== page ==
The Script Source shreds the DataTable into the data flow.

    Public Overrides Sub CreateNewOutputRows()
Dim dataTable As System.Data.DataTable
Dim dataRow As System.Data.DataRow

dataTable = CType(Me.Variables.WMIVar, Data.DataTable)

For Each dataRow In dataTable.Rows
Output0Buffer.AddRow()

Output0Buffer.Name = dataRow.Item(“NAME”).ToString()
Output0Buffer.StartupType = dataRow.Item(“STARTMODE”).ToString()
Next

Output0Buffer.SetEndOfRowset()
End Sub


That’s all that was necessary to use the results from the WMI Data Reader task. It was pretty straightforward to configure, and it runs quickly as well.

Processing a Flat File with Header and Detail Rows

It’s been tough finding time to write any content recently, but this was a scenario that came up recently both at work and on the forums, so I decided to write it up. It’s another variation on processing flat files (they seem to be endless). This scenario deals with an input file that contains two types of records, headers and details. This processing for this is based off another post (Handling Flat Files with a Varying Number of Columns), so I’m only going to cover what is unique in this scenario.


The input file looks like this:


HL111Header1
DLDetail1
DLDetail2
HL222Header2
DLDetail3
DLDetail4

The rows that begin with HL are header lines, the rows with DL are detail lines. One additional requirement in this example is that the header code (the three digits following the HL in each header line) must be included into each detail row.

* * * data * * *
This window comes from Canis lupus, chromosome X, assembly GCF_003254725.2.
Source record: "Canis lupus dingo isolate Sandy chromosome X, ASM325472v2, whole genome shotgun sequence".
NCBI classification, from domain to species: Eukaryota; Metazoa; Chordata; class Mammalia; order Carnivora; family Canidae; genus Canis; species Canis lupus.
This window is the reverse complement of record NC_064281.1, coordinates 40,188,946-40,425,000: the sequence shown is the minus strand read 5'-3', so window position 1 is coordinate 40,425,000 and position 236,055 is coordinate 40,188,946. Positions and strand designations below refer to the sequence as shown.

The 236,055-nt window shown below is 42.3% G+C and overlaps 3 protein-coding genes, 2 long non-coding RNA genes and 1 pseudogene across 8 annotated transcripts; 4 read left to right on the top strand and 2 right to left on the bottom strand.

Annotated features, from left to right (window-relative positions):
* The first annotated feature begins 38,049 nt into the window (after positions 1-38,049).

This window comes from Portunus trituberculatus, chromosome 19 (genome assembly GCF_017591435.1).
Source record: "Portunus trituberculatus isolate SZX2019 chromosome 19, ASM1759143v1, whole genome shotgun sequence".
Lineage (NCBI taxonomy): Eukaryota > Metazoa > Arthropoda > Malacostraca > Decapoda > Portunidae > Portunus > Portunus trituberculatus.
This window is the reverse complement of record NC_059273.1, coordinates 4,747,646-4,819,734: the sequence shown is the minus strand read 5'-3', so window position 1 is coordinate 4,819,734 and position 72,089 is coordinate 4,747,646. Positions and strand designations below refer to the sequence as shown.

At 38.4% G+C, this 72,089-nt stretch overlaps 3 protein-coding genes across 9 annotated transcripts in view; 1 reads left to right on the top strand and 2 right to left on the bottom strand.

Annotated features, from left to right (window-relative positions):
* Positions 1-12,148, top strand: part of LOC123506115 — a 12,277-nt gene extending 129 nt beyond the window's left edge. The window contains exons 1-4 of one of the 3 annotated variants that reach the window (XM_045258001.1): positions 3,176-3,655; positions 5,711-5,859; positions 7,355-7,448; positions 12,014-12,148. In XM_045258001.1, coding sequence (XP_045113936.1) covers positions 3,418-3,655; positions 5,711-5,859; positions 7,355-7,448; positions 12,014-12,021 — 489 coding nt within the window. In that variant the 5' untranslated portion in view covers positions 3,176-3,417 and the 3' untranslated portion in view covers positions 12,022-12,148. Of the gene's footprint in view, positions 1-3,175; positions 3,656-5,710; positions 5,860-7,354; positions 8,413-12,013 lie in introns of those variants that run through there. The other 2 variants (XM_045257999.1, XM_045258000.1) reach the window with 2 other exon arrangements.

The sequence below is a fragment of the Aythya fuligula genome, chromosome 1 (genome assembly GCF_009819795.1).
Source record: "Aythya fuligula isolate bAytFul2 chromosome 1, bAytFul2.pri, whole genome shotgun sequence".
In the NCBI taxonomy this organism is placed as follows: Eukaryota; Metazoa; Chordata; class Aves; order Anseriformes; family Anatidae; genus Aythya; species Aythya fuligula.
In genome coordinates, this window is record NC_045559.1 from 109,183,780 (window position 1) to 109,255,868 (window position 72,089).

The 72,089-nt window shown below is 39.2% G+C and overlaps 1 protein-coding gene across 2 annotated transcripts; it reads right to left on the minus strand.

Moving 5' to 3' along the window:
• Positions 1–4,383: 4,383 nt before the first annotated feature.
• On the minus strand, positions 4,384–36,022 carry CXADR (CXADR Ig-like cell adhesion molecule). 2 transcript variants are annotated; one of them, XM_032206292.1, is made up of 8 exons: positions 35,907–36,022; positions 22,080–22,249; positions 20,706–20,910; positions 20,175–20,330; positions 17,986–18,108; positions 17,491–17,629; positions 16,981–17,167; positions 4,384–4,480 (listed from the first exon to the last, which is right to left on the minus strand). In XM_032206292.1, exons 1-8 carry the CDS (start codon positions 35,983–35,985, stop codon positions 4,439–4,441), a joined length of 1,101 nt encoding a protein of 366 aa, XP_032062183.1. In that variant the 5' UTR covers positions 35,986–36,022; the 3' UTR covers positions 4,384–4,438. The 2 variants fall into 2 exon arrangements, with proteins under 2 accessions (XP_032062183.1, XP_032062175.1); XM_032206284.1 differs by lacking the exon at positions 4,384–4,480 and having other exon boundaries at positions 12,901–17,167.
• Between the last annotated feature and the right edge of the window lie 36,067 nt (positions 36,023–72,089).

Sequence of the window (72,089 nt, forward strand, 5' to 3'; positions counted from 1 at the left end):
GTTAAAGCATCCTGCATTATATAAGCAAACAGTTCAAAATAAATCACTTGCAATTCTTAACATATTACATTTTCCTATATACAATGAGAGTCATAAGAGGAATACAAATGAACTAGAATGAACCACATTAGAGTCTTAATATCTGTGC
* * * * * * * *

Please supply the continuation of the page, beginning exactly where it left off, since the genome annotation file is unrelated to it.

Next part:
The data flow looks like this:


HeaderDetail Data Flow


The Flat File Source is bringing in each row as a single column, delimited by CR/LF. The script component has two outputs defined, both as synchronous, and with an exclusion group greater than zero. (For more info on this, please see this post from Jamie Thompson.) One output will include the Header row, and the other will include the Detail rows. Note that each output must have unique column names defined.


The script appears below. It is simply parsing the Line column (that contains the entire row of data), and putting the values into the appropriate columns on each output. Note that the headerCode variable is stored each time a header row is encountered, and then used to populate the code value on the detail output. 


Public Class ScriptMain
Inherits UserComponent
Private headerCode As Integer

Public Overrides Sub Input0_ProcessInputRow(ByVal Row As Input0Buffer)
If Row.Line.Substring(0, 2) = “HL” Then
headerCode = CType(Row.Line.Substring(2, 3), Integer)